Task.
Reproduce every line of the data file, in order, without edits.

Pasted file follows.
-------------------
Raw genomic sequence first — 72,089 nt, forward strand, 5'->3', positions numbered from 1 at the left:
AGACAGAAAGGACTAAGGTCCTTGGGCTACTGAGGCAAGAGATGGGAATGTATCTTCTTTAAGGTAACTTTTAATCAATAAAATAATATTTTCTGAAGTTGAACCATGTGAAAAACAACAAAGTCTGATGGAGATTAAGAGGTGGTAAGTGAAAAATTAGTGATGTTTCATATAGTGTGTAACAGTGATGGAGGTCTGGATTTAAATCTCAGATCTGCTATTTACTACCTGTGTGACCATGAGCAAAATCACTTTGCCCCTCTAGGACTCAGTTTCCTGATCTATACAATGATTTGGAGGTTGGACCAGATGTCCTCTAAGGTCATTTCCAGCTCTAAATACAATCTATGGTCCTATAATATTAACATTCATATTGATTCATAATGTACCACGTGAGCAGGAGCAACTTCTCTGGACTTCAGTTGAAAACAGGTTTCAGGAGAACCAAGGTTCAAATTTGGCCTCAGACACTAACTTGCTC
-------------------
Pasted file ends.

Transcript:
Raw genomic sequence first — 72,089 nt, forward strand, 5'->3', positions numbered from 1 at the left:
AGACAGAAAGGACTAAGGTCCTTGGGCTACTGAGGCAAGAGATGGGAATGTATCTTCTTTAAGGTAACTTTTAATCAATAAAATAATATTTTCTGAAGTTGAACCATGTGAAAAACAACAAAGTCTGATGGAGATTAAGAGGTGGTAAGTGAAAAATTAGTGATGTTTCATATAGTGTGTAACAGTGATGGAGGTCTGGATTTAAATCTCAGATCTGCTATTTACTACCTGTGTGACCATGAGCAAAATCACTTTGCCCCTCTAGGACTCAGTTTCCTGATCTATACAATGATTTGGAGGTTGGACCAGATGTCCTCTAAGGTCATTTCCAGCTCTAAATACAATCTATGGTCCTATAATATTAACATTCATATTGATTCATAATGTACCACGTGAGCAGGAGCAACTTCTCTGGACTTCAGTTGAAAACAGGTTTCAGGAGAACCAAGGTTCAAATTTGGCCTCAGACACTAACTTGCTC